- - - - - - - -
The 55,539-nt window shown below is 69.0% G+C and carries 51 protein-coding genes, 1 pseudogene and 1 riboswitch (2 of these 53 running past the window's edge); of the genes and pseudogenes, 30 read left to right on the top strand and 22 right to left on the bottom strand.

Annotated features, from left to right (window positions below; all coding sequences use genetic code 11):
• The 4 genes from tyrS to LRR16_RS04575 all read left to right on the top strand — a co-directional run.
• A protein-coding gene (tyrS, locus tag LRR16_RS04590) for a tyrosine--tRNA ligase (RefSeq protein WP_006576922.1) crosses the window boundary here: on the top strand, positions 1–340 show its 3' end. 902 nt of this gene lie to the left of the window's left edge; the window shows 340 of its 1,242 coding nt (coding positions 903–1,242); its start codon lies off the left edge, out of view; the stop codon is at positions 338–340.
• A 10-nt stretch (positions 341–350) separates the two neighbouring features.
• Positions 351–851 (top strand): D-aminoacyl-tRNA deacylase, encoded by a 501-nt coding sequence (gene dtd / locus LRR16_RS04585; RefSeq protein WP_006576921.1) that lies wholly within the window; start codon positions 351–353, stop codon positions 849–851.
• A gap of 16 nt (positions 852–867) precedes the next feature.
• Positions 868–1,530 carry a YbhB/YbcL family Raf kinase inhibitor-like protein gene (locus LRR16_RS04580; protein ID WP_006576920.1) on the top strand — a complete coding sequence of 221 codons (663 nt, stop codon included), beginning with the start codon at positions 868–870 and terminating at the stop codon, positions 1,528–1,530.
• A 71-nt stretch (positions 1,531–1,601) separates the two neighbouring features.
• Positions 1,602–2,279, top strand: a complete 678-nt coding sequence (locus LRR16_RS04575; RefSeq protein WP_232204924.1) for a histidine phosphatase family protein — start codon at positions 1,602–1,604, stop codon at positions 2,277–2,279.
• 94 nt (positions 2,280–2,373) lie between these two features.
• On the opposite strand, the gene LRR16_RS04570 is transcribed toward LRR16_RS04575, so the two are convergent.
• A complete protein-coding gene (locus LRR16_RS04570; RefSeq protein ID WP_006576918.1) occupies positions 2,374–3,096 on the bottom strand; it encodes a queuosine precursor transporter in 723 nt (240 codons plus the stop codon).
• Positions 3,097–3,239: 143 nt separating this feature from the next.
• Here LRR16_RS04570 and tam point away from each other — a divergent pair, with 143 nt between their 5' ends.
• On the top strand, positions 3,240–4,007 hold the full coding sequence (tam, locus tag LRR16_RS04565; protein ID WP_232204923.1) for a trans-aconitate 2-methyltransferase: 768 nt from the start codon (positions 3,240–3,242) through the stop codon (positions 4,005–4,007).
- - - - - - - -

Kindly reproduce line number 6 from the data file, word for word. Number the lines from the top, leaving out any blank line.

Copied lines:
• Positions 351–851 (top strand): D-aminoacyl-tRNA deacylase, encoded by a 501-nt coding sequence (gene dtd / locus LRR16_RS04585; RefSeq protein WP_006576921.1) that lies wholly within the window; start codon positions 351–353, stop codon positions 849–851.